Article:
The Portuguese Nun (A Religiosa Portuguesa) Reviews

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Dennis Schwartz
Ozus' World Movie Reviews
October 9, 2014
Superior, elegant, distinctive, formalistic, unconventional art film.
Full Review | Original Score: A
Tom Dawson
Total Film
January 26, 2011
Despite the distancing preciousness, there are compensations in the beautiful Lisbon vistas, fado music and unexpectedly moving resolution.
Full Review | Original Score: 3/5
Anton Bitel
Eye for Film
January 24, 2011
all these alienation effects, fictive tricks and metacinematic games, right down to the reflexivity of the film-within-a-film, in the end serve less to distance The Portuguese Nun than to ally it to a sort of metaphysical quest
Peter Bradshaw
Guardian
January 21, 2011
Elegant, eccentric and absolutely captivating, this is simply a gem.
Full Review | Original Score: 5/5
Sukhdev Sandhu
Daily Telegraph
January 20, 2011
Gorgeous to behold, graced by a lovely fado score, this is exquisite cinema.
Full Review | Original Score: 4/5
Nigel Andrews
Financial Times
January 20, 2011
Wide-eyed, trance-like close-ups; tableau-style framings; vocal delivery toneless yet declarative. The film is not afraid to seem ridiculous, but why should it be?
Full Review | Original Score: 5/5
Mar Diestro-Dópido
Little White Lies
January 20, 2011
Simply unmissable.
Full Review | Original Score: 5/5
David Parkinson
Radio Times
January 20, 2011
This is potent, passionate and provocative stuff. But it's also irresistibly poetic and unexpectedly playful.
Full Review | Original Score: 4/5
David Parkinson
Empire Magazine
January 18, 2011
A beautiful, sensous ode to love, life and Lisbon.
Full Review | Original Score: 4/5
Top Critic
Jeff Shannon
Seattle Times
December 2, 2010
It's a droll, tongue-in-cheek exchange in a film that's well aware of its own unconventional appeal to high-minded cinephiles.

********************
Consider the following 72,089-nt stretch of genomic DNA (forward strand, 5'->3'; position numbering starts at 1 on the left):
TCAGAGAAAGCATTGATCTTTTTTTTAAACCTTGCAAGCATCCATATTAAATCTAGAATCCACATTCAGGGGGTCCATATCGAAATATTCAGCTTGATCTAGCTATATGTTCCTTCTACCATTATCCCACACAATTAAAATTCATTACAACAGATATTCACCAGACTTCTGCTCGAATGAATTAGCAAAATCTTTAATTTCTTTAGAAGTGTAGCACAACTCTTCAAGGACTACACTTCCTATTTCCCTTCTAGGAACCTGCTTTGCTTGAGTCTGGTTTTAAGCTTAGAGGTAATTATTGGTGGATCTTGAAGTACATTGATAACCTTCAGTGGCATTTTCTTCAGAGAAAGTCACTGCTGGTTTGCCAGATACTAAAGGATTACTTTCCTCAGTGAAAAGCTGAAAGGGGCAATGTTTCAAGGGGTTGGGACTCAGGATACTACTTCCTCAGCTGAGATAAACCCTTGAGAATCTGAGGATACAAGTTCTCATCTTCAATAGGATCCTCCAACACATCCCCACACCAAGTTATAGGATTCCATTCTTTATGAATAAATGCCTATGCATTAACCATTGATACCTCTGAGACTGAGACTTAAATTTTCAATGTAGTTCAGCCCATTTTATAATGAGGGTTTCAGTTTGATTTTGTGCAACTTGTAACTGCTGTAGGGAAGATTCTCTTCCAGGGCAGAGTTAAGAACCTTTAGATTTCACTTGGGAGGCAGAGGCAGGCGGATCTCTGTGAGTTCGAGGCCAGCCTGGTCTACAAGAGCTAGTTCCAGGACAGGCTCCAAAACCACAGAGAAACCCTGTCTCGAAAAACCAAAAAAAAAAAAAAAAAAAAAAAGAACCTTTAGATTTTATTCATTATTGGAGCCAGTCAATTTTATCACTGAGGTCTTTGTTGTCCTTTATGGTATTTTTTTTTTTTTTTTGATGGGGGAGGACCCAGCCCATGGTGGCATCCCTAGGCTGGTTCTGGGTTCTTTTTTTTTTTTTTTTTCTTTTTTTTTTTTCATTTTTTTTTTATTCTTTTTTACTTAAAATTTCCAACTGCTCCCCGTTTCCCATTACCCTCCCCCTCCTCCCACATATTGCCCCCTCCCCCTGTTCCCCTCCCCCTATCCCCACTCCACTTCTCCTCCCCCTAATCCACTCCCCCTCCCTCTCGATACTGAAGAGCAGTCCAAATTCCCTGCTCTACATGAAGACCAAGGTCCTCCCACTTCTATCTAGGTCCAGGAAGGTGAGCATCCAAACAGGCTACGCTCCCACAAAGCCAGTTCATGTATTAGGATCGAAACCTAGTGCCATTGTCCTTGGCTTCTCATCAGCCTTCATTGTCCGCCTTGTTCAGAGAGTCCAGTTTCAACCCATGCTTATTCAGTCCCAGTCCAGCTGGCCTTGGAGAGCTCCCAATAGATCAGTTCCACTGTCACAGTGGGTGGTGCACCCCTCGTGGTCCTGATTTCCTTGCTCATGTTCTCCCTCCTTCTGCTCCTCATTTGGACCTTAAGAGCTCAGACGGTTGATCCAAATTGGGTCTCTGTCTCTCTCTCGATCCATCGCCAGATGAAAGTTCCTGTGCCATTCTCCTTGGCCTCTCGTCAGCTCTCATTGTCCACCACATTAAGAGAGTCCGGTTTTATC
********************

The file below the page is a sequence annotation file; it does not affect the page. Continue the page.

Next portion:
Full Review | Original Score: 3.5/4
Top Critic
V.A. Musetto
New York Post
October 22, 2010
The real star is director Eugene Green's quirky style: enigmatic dialogue, lengthy tracks and pans, actors speaking directly to the camera, shots of feet set against the cobblestone streets and picture-postcard-perfect vistas of the city.
Full Review | Original Score: 3/4
Top Critic
A.O. Scott
New York Times
October 21, 2010
Mr. Green is fascinated by the possibility that the collision of eros and religion suggested by his literary source might have some resonance in the present, and he explores it in a way that is both cerebral and sensual.
Full Review | Original Score: 3.5/5
Top Critic
Nick Pinkerton
Village Voice
October 21, 2010
The result is like nothing else playing, which makes it the best movie in town almost by default.
Top Critic

Time Out
October 21, 2010
Full Review | Original Score: 3/5
April 10, 2011
Baldaque is called upon to spend most of the film wandering the city having enigmatic encounters with her co-star, an orphan boy and a real Portuguese nun. Epiphanies duly follow. As does boredom.
Full Review | Original Score: 2/5
Philip French
Guardian
January 26, 2011
A solemn, portentous affair, dramatically, verbally and visually, where everyone talks in an uninflected manner.
Andrew Schenker
Slant Magazine
October 16, 2010
Green is fascinated by actress Leonor Baldaque's eyes, his own rigorous formalism, and the architecture, art, and music of Lisbon-in that order.
Full Review | Original Score: 2/4

Sight and Sound
June 18, 2012

Sight and Sound
January 25, 2011
Top Critic
Jay Weissberg
Variety
August 20, 2010
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